The St. Andrews Cross spider (Argiope kiyserlingi) is a medium-sized, pretty
orb weaving spider. It has two bright yellow to white stripes across its
abdomen, and has a dark golden-olive background colour. It holds its legs in
four pairs, forming a cross, hence its name.
There are several different morphs of the same species, with some in New Guinea,
and our native Australian ones. There is also a different, but closely related,
species, Argiope mangal, in Europe and America, where they are called the Black
or Yellow Argiope.
These spiders live in the bush or in peoples gardens, where they are more
common in summer. The female of this species builds a large orb web, and also
makes white cross markings, called stabilimentum, in the middle of the web. The
male is only about 5 mm long. These spiders are common throughout Australia,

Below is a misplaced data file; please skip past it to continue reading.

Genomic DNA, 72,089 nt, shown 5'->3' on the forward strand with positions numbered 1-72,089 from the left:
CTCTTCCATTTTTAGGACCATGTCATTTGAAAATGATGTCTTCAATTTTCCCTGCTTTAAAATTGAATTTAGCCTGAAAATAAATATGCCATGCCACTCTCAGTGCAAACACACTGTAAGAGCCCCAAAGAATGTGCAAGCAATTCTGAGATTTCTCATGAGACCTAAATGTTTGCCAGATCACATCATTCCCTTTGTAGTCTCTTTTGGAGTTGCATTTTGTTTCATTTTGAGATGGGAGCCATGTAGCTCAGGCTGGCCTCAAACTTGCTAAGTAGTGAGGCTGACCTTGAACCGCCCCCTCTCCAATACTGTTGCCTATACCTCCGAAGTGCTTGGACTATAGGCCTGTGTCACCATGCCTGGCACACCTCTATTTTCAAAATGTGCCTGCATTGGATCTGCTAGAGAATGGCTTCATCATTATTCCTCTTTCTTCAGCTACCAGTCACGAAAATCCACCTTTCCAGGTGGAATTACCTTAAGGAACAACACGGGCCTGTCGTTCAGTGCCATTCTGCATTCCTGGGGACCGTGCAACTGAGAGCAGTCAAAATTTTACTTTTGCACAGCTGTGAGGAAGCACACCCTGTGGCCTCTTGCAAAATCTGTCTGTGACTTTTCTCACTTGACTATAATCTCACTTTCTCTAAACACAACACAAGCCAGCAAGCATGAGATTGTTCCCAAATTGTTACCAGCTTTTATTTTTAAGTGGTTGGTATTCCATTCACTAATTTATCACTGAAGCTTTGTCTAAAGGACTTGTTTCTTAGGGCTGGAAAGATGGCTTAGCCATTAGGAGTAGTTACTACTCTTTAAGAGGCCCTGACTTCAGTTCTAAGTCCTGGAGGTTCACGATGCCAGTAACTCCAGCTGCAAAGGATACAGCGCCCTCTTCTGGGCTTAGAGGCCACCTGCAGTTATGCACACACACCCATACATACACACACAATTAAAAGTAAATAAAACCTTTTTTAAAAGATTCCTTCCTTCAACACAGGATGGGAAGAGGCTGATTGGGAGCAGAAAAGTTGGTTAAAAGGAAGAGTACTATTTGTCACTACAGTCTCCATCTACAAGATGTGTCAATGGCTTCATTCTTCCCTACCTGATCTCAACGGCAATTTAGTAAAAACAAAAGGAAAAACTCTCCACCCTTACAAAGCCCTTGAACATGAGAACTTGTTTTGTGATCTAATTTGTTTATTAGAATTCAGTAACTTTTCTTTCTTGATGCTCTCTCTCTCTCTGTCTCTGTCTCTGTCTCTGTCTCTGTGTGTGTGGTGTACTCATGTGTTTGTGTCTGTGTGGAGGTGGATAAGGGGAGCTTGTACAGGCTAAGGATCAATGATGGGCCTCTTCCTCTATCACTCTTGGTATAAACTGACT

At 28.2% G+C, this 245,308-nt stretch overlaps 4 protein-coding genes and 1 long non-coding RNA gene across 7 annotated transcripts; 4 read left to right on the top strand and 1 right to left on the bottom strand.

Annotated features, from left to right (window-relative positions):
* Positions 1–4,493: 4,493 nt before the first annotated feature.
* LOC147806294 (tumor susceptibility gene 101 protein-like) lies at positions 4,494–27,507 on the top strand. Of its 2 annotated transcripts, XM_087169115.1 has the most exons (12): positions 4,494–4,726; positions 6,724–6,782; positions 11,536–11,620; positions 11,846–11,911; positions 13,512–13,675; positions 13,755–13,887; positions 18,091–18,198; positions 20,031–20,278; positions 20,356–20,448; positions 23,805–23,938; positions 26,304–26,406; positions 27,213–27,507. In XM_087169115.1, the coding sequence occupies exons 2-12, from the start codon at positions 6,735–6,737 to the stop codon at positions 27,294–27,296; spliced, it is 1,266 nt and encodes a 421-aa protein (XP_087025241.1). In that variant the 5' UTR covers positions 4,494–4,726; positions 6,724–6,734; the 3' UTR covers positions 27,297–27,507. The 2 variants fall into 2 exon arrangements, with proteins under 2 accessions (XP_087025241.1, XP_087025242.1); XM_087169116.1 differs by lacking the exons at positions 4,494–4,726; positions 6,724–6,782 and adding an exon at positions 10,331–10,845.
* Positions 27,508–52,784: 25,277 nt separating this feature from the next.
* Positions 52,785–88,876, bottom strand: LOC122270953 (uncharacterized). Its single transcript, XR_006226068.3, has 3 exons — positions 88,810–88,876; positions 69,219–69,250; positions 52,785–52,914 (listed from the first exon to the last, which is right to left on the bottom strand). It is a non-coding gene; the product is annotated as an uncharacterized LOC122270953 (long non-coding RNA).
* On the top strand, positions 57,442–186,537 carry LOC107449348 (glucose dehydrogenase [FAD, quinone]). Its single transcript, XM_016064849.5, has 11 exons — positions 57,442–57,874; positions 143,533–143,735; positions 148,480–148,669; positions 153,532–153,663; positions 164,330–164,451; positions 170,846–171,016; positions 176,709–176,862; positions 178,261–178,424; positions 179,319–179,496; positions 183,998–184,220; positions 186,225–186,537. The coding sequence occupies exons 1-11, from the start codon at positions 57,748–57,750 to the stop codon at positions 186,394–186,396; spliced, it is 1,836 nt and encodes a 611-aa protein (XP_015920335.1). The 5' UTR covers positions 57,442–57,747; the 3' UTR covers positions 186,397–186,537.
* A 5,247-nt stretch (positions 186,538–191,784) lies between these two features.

including Tasmania. The St. Andrews Cross is usually non-aggressive, and there
have been no reported instances where a human has become seriously ill after
being bitten by them. Most likely, the worst consequence would be the fright
from the spider crawling over you!
The eggs are laid in a silk egg sack, which is normally put in leaves or twigs
near the mothers web. When the little spiders hatch, they make their webs with
a white disk in the middle, then add the cross as they get older. When they are
fully grown, they only make the cross in the web.